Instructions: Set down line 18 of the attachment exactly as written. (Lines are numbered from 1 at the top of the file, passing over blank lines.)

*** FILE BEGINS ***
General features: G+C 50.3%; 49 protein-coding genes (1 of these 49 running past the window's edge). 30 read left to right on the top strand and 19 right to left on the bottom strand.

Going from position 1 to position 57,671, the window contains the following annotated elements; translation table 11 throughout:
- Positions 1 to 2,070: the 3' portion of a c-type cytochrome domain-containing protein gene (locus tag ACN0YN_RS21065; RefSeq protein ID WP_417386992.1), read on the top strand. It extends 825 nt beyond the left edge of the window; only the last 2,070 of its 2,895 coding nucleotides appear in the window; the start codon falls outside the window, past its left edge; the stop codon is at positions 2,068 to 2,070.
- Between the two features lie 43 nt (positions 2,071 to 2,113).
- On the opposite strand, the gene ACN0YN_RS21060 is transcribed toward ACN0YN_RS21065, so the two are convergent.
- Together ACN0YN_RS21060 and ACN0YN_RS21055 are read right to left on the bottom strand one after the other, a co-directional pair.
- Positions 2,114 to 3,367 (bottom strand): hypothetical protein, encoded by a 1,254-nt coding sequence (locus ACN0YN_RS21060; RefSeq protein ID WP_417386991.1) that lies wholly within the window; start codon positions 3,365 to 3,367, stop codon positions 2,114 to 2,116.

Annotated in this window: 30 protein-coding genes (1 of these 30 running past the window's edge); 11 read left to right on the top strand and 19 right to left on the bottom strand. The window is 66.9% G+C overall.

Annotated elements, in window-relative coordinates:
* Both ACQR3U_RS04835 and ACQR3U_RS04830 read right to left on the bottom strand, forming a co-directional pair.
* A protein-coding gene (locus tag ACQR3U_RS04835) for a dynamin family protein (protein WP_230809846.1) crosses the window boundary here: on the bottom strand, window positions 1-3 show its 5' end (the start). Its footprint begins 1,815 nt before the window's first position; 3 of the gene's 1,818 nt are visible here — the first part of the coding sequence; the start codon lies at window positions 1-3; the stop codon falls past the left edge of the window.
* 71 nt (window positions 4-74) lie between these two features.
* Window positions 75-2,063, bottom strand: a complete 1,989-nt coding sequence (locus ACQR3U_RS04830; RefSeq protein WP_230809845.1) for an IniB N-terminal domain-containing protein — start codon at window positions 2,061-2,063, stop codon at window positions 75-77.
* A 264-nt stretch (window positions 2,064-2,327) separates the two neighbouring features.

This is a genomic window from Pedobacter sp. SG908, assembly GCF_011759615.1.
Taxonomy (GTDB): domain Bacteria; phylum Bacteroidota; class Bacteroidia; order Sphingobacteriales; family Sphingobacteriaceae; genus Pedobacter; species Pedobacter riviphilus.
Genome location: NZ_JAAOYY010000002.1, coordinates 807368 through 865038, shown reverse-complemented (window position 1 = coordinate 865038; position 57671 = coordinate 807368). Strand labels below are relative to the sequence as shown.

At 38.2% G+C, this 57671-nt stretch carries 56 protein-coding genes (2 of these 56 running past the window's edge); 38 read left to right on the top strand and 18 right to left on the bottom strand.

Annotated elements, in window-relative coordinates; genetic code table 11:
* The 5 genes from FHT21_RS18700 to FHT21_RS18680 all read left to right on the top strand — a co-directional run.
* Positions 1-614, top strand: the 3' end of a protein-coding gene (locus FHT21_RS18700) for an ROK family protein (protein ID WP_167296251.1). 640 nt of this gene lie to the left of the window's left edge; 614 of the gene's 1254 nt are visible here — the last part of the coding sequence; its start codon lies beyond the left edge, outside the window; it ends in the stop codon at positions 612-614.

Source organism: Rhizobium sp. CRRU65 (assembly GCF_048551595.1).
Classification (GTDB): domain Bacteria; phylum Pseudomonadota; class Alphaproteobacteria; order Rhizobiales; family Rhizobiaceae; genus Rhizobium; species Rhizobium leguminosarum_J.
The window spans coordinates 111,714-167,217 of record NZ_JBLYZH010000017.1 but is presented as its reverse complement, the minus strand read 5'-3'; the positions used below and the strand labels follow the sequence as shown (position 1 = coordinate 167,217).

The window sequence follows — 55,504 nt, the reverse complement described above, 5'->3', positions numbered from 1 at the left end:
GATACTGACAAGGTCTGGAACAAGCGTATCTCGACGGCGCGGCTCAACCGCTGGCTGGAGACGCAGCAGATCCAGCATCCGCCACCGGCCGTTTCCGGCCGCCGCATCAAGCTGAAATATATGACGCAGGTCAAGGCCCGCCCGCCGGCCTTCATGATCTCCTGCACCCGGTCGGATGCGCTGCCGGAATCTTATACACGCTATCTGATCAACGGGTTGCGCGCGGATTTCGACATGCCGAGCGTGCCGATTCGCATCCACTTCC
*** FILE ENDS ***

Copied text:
At 38.2% G+C, this 57671-nt stretch carries 56 protein-coding genes (2 of these 56 running past the window's edge); 38 read left to right on the top strand and 18 right to left on the bottom strand.